Monday, February 192022: clear and cold in the morning, in the single digits; 2017: record high of 59°
Tuesday, February 202017: 50s with rain and mist through day; 2011: record snowfall of 11.8”
Wednesday, February 212017: record high of 62°, but day started with temperatures below freezing
Thursday, February 222022: snow through the day, about six inches; 2017: record high of 59°; 2015: minus 8° to start the day, the 22nd day with temperatures below zero in the winter of 2014-2015
Friday, February 232023: record snowfall of 6.5 inches; 2015: 10° below zero to start the day, rising into teens
Saturday, February 242016: high of 38°; 2007: record snowfall of 4.8”
Sunday, February 252017: partly sunny, in 30s; 2012: flurries in the morning with temperatures in the teens
Monday, February 262015: high near 10°; 2017: high in 40s; sunny but windy, in the 30s.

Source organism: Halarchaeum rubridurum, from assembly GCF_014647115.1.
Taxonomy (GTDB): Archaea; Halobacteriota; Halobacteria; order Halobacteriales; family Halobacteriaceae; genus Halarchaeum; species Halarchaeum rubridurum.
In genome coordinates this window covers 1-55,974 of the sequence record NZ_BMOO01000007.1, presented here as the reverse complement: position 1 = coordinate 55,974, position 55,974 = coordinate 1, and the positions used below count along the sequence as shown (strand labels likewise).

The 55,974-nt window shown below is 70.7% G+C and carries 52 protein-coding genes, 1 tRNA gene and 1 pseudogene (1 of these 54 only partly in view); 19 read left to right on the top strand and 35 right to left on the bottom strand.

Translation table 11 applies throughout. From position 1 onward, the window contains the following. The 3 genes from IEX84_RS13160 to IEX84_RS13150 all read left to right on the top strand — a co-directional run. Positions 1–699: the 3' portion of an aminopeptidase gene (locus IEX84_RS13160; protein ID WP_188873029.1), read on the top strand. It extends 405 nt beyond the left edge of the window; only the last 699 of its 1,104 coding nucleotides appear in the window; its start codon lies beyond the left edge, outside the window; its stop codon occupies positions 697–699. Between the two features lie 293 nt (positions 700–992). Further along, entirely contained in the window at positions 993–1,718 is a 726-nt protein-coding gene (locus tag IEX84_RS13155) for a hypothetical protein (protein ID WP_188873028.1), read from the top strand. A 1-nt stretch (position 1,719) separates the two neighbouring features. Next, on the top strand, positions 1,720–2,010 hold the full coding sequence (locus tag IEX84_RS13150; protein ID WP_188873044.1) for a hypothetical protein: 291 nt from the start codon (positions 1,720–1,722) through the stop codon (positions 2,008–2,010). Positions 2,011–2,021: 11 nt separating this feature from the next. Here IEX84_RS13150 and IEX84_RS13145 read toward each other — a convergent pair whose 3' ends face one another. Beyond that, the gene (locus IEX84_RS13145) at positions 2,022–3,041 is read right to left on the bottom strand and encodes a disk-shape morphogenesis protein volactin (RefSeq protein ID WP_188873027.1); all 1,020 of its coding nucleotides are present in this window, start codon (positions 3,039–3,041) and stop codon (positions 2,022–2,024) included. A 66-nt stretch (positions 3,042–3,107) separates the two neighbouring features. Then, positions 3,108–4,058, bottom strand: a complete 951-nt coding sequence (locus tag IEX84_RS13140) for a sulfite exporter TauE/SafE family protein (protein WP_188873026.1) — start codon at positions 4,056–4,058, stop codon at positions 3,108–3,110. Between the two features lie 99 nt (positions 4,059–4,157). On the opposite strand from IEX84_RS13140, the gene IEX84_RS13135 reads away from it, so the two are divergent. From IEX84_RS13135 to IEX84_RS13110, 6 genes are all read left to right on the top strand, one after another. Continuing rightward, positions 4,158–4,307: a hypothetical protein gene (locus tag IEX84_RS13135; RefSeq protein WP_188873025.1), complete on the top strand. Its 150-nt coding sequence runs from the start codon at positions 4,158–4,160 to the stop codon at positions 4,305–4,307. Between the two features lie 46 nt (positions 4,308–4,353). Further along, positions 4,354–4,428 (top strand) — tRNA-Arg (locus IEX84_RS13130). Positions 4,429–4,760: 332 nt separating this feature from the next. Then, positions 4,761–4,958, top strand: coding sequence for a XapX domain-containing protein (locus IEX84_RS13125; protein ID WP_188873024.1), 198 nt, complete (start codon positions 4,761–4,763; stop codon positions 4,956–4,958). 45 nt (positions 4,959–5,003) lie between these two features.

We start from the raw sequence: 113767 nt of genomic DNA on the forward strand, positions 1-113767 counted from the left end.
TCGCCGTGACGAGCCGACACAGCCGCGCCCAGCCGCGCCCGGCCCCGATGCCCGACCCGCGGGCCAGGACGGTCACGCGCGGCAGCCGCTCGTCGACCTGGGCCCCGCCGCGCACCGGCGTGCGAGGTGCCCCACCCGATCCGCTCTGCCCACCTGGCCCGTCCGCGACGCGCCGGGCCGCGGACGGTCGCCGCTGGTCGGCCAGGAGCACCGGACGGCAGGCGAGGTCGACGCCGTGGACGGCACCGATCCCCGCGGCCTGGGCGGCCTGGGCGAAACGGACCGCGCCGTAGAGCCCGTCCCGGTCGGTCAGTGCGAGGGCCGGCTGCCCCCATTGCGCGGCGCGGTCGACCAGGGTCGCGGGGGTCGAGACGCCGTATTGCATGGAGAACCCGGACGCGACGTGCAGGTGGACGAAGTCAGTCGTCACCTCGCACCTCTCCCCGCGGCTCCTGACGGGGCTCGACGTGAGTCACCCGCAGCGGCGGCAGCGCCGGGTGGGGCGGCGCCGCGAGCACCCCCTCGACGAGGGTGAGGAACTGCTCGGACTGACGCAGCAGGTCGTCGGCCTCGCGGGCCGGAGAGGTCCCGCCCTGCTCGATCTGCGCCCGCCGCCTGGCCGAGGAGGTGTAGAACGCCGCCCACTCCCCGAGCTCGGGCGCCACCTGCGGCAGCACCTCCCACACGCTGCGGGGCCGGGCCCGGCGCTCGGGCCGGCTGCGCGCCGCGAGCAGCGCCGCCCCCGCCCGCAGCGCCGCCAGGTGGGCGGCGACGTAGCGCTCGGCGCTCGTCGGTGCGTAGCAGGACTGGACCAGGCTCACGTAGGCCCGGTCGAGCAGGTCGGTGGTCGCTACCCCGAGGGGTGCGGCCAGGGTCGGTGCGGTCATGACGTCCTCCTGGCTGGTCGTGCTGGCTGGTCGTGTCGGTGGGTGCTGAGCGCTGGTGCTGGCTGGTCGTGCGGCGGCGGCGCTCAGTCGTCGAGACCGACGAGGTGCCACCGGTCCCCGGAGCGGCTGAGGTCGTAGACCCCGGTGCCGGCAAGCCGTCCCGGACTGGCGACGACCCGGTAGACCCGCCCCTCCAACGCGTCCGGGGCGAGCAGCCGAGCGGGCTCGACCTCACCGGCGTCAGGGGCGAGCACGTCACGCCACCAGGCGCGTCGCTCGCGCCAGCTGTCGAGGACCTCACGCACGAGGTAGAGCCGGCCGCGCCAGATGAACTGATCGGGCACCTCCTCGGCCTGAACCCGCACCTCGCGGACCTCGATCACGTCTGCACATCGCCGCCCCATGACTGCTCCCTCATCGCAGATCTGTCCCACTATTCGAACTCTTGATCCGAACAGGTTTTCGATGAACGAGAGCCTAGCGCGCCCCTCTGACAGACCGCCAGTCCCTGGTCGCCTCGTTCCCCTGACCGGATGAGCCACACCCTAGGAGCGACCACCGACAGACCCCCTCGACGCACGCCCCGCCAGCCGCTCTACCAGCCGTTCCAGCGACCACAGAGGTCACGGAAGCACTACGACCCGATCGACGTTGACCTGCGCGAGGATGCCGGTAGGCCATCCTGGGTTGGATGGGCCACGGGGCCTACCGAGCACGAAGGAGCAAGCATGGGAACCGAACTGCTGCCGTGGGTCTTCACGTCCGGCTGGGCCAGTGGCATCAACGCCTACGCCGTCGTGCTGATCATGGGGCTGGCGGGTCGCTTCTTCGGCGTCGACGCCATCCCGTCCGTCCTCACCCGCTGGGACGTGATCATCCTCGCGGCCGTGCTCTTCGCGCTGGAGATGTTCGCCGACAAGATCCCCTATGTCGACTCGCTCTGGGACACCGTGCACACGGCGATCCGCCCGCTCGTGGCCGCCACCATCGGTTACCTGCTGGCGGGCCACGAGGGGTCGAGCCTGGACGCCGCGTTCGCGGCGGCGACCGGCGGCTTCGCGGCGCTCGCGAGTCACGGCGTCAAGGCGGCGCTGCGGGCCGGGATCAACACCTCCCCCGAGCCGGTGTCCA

Tuesday, February 272021: sunny early in the day, temperature in the 40s; 2016: record high of 58°
Wednesday, February 282022: sunny and in the 40s; 2021: rain in the morning changing over to snow, and melted by afternoon; 2016: blustery, with rain and snow through morning
Thursday, February 292012: record snowfall of 2.2 inches; 2000: record high of 61°

The old saying for March weather is “In like a lion, out like a lamb; in like a lamb, out like a lion”. Will March of 2024 come in like a lamb or a lion? March of 2021 came in with a quarter inch of snow, with temperatures in the 40s by the month’s end

Photo/Image credits

All photos and images copyright Nina Manzi, except:

  • Michael Furtman, MN Conservation Volunteer: Black-capped Chickadee
  • Keith Henjum: Hairy Woodpecker
  • Dean Lokken: American Robin, Horned lark, Northern Cardinal Female, Northern Cardinal Male;
  • White-breasted Nuthatch
  • Bill Marchel, MN Conservation Volunteer: Gray Squirrel
  • Gary Sater: Full Moon
  • Stan Tekiela, MN Conservation Volunteer: Downy Woodpecker




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Afton State Park phenology, February 16 to 29